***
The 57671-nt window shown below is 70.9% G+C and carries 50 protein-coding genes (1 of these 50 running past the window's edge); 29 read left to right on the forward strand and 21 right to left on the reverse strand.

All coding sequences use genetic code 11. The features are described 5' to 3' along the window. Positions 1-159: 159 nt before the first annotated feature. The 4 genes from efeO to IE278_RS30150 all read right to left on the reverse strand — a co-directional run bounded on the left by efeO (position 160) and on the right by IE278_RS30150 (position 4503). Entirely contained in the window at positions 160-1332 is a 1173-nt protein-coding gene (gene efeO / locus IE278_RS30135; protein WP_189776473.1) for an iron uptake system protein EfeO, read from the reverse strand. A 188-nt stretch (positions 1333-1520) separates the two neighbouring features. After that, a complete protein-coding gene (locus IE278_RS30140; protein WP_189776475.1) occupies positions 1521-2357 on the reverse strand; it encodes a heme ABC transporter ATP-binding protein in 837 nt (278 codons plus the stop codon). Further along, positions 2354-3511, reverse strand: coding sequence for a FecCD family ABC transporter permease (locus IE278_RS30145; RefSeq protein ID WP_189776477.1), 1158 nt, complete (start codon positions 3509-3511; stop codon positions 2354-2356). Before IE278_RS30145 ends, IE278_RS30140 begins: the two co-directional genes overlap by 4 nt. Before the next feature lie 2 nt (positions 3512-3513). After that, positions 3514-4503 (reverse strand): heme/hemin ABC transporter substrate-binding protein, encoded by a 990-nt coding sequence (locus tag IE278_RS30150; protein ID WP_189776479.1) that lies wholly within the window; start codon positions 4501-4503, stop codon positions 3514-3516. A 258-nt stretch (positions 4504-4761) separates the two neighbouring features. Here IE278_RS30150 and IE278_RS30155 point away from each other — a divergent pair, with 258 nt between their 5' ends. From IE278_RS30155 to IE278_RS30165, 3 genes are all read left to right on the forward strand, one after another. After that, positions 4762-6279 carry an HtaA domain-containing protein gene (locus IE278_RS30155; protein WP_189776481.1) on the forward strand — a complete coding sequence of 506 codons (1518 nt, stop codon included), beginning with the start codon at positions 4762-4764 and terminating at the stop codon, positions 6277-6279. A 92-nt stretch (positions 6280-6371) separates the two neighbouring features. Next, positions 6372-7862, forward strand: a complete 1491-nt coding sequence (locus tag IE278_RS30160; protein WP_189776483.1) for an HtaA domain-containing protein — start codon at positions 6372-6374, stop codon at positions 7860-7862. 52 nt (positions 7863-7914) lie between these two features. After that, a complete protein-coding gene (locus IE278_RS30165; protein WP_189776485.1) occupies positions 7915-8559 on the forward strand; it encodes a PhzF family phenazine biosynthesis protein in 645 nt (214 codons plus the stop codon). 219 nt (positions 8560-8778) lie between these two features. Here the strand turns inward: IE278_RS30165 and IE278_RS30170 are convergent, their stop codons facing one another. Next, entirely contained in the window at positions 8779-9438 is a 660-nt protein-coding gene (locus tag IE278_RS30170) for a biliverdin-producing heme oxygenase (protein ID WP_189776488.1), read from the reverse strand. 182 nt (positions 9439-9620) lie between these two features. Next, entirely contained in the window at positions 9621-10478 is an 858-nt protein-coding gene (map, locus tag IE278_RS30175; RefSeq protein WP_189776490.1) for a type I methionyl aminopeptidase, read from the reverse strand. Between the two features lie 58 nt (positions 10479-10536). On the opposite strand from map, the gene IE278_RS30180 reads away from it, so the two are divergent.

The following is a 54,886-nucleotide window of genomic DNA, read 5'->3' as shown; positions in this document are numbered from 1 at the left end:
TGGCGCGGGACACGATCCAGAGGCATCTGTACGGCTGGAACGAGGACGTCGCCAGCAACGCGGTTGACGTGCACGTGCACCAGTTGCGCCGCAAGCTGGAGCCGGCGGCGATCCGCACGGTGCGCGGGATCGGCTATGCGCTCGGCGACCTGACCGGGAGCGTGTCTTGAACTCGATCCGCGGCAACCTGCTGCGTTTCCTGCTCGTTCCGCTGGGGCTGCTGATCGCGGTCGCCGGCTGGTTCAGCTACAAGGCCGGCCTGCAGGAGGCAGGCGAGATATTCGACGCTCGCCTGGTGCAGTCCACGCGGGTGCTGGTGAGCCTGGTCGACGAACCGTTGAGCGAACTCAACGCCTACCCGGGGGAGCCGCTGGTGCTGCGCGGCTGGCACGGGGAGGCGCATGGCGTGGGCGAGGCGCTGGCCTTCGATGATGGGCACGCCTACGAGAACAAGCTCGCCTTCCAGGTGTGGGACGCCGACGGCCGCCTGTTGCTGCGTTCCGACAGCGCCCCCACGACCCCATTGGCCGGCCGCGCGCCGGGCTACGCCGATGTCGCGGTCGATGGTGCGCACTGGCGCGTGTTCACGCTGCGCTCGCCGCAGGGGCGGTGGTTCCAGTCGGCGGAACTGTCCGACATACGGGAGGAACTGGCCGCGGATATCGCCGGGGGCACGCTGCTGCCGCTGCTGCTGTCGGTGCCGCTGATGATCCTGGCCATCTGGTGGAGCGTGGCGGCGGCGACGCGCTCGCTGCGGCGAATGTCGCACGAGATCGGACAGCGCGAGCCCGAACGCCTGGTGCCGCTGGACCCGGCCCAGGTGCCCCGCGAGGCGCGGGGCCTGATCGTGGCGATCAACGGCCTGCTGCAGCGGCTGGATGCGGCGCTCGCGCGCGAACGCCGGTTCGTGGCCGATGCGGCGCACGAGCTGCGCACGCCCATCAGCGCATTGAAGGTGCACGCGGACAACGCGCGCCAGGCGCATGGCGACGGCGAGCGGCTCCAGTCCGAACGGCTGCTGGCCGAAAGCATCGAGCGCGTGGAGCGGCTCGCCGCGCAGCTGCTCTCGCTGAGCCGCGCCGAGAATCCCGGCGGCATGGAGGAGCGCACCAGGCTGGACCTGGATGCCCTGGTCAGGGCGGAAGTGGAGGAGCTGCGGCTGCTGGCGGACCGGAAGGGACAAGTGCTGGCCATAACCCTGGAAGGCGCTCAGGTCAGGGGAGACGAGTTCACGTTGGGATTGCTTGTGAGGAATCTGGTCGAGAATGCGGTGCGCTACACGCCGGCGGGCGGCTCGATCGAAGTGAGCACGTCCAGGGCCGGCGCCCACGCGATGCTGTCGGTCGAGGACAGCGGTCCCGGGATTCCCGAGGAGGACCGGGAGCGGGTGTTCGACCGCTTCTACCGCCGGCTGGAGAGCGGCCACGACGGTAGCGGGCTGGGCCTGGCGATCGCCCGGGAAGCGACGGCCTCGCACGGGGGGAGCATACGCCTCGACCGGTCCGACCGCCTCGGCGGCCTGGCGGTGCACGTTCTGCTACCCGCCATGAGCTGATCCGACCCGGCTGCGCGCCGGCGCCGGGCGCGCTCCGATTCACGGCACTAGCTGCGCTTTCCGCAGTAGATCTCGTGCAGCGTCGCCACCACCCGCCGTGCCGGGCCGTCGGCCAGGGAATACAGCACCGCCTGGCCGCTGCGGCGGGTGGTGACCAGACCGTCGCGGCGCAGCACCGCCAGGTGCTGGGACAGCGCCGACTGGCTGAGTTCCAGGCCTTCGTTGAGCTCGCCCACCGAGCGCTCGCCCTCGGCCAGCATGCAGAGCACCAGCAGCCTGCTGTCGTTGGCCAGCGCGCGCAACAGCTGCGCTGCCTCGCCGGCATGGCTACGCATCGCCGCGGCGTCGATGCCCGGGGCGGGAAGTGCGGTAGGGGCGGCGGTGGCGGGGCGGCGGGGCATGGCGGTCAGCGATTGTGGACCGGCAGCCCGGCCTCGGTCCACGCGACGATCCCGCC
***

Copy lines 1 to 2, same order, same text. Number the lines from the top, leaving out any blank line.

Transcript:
The 57671-nt window shown below is 70.9% G+C and carries 50 protein-coding genes (1 of these 50 running past the window's edge); 29 read left to right on the forward strand and 21 right to left on the reverse strand.

All coding sequences use genetic code 11. The features are described 5' to 3' along the window. Positions 1-159: 159 nt before the first annotated feature. The 4 genes from efeO to IE278_RS30150 all read right to left on the reverse strand — a co-directional run bounded on the left by efeO (position 160) and on the right by IE278_RS30150 (position 4503). Entirely contained in the window at positions 160-1332 is a 1173-nt protein-coding gene (gene efeO / locus IE278_RS30135; protein WP_189776473.1) for an iron uptake system protein EfeO, read from the reverse strand. A 188-nt stretch (positions 1333-1520) separates the two neighbouring features. After that, a complete protein-coding gene (locus IE278_RS30140; protein WP_189776475.1) occupies positions 1521-2357 on the reverse strand; it encodes a heme ABC transporter ATP-binding protein in 837 nt (278 codons plus the stop codon). Further along, positions 2354-3511, reverse strand: coding sequence for a FecCD family ABC transporter permease (locus IE278_RS30145; RefSeq protein ID WP_189776477.1), 1158 nt, complete (start codon positions 3509-3511; stop codon positions 2354-2356). Before IE278_RS30145 ends, IE278_RS30140 begins: the two co-directional genes overlap by 4 nt. Before the next feature lie 2 nt (positions 3512-3513). After that, positions 3514-4503 (reverse strand): heme/hemin ABC transporter substrate-binding protein, encoded by a 990-nt coding sequence (locus tag IE278_RS30150; protein ID WP_189776479.1) that lies wholly within the window; start codon positions 4501-4503, stop codon positions 3514-3516. A 258-nt stretch (positions 4504-4761) separates the two neighbouring features. Here IE278_RS30150 and IE278_RS30155 point away from each other — a divergent pair, with 258 nt between their 5' ends. From IE278_RS30155 to IE278_RS30165, 3 genes are all read left to right on the forward strand, one after another. After that, positions 4762-6279 carry an HtaA domain-containing protein gene (locus IE278_RS30155; protein WP_189776481.1) on the forward strand — a complete coding sequence of 506 codons (1518 nt, stop codon included), beginning with the start codon at positions 4762-4764 and terminating at the stop codon, positions 6277-6279. A 92-nt stretch (positions 6280-6371) separates the two neighbouring features. Next, positions 6372-7862, forward strand: a complete 1491-nt coding sequence (locus tag IE278_RS30160; protein WP_189776483.1) for an HtaA domain-containing protein — start codon at positions 6372-6374, stop codon at positions 7860-7862. 52 nt (positions 7863-7914) lie between these two features. After that, a complete protein-coding gene (locus IE278_RS30165; protein WP_189776485.1) occupies positions 7915-8559 on the forward strand; it encodes a PhzF family phenazine biosynthesis protein in 645 nt (214 codons plus the stop codon). 219 nt (positions 8560-8778) lie between these two features. Here the strand turns inward: IE278_RS30165 and IE278_RS30170 are convergent, their stop codons facing one another. Next, entirely contained in the window at positions 8779-9438 is a 660-nt protein-coding gene (locus tag IE278_RS30170) for a biliverdin-producing heme oxygenase (protein ID WP_189776488.1), read from the reverse strand. 182 nt (positions 9439-9620) lie between these two features. Next, entirely contained in the window at positions 9621-10478 is an 858-nt protein-coding gene (map, locus tag IE278_RS30175; RefSeq protein WP_189776490.1) for a type I methionyl aminopeptidase, read from the reverse strand. Between the two features lie 58 nt (positions 10479-10536). On the opposite strand from map, the gene IE278_RS30180 reads away from it, so the two are divergent.